Confederate States of America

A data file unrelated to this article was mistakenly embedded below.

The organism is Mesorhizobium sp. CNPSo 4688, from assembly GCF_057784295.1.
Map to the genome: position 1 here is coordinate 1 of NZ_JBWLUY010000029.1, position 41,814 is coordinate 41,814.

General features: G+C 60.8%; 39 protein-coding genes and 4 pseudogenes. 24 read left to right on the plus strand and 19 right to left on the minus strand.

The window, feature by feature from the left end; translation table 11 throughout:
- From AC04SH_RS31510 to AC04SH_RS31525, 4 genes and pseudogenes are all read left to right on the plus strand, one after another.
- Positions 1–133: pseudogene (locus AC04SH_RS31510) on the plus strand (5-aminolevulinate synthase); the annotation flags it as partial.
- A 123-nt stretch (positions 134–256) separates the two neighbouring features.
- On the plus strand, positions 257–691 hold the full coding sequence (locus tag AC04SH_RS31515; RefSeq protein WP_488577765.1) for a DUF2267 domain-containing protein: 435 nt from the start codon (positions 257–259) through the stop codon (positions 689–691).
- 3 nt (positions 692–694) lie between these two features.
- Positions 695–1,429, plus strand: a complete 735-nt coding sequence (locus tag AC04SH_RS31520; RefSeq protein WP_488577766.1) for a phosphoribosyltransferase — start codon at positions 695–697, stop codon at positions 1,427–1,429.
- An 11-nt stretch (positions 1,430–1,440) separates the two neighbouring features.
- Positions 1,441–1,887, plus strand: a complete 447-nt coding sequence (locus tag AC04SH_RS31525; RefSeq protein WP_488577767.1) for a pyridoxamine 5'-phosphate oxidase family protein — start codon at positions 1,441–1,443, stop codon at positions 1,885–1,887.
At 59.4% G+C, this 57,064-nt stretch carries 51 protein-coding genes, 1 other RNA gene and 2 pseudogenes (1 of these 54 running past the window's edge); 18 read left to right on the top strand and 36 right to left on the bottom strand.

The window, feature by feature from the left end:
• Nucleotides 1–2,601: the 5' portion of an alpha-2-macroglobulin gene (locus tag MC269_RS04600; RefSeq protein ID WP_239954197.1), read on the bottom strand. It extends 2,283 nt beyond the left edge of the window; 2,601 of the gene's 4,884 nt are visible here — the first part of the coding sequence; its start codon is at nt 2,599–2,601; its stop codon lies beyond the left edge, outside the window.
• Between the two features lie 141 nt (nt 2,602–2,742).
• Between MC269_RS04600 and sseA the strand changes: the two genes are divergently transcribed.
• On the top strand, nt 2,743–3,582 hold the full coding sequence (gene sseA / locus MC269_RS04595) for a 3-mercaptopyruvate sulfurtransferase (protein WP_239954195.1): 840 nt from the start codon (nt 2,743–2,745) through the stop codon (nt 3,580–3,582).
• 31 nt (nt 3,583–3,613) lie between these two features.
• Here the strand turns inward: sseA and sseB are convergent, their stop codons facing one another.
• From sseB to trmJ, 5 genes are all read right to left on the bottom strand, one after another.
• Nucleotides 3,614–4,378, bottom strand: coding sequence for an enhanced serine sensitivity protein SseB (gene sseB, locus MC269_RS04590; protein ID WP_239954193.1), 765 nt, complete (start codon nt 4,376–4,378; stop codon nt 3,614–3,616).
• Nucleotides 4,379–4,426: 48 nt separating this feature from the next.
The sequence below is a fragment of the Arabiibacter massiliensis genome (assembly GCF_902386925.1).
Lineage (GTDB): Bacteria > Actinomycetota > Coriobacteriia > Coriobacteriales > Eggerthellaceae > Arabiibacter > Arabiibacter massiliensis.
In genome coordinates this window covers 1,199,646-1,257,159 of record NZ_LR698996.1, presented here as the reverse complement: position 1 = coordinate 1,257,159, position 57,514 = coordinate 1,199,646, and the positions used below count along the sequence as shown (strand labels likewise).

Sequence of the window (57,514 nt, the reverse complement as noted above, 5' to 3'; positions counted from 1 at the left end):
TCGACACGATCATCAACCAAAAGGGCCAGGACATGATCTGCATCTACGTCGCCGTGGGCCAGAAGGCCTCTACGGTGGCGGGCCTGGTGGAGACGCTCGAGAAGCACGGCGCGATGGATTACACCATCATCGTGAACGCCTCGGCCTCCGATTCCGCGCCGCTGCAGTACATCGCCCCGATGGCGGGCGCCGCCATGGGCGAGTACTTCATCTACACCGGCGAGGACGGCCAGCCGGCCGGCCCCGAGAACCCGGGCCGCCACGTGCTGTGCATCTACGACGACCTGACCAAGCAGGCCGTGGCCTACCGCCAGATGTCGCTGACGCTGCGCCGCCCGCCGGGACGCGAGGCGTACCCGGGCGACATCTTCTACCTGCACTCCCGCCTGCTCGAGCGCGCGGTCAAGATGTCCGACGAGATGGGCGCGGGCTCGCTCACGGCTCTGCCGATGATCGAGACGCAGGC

The Confederate States of America (CSA or C.S.), commonly referred to as the Confederacy, was an unrecognized confederation of secessionist states existing from 1861–65. It was originally formed by seven slave states in the Lower South region of the United States whose regional economy was mostly dependent upon agriculture, particularly cotton, and a plantation system of production which in turn largely relied upon slave labor. Each had declared its secession from the United States following the November 1860 election of Republican candidate Abraham Lincoln to the U.S. presidency on a platform which opposed the expansion of slavery. A new confederate government was proclaimed in February 1861 before Lincoln took office in March, but was considered illegal by the government of the United States. After war began in April, four states of the Upper South also declared their secession and joined the Confederacy. The Confederacy later accepted Missouri and Kentucky as members, although neither officially declared secession nor were they ever controlled by Confederate forces. The Union government of the United States rejected the claims of secession and considered the Confederacy to be illegitimate. The American Civil War began with the April 12, 1861 Confederate attack upon Fort Sumter, a fort in the harbor of Charleston, South Carolina. By 1865, after very heavy fighting, largely on Confederate territory, C.S. forces all surrendered and the Confederacy vanished. No sovereign foreign state officially recognized the Confederacy as an independent country, although the United Kingdom and France granted belligerent status. Although lacking a formal end, Jefferson Davis later lamented that the Confederacy had “disappeared” in 1865.

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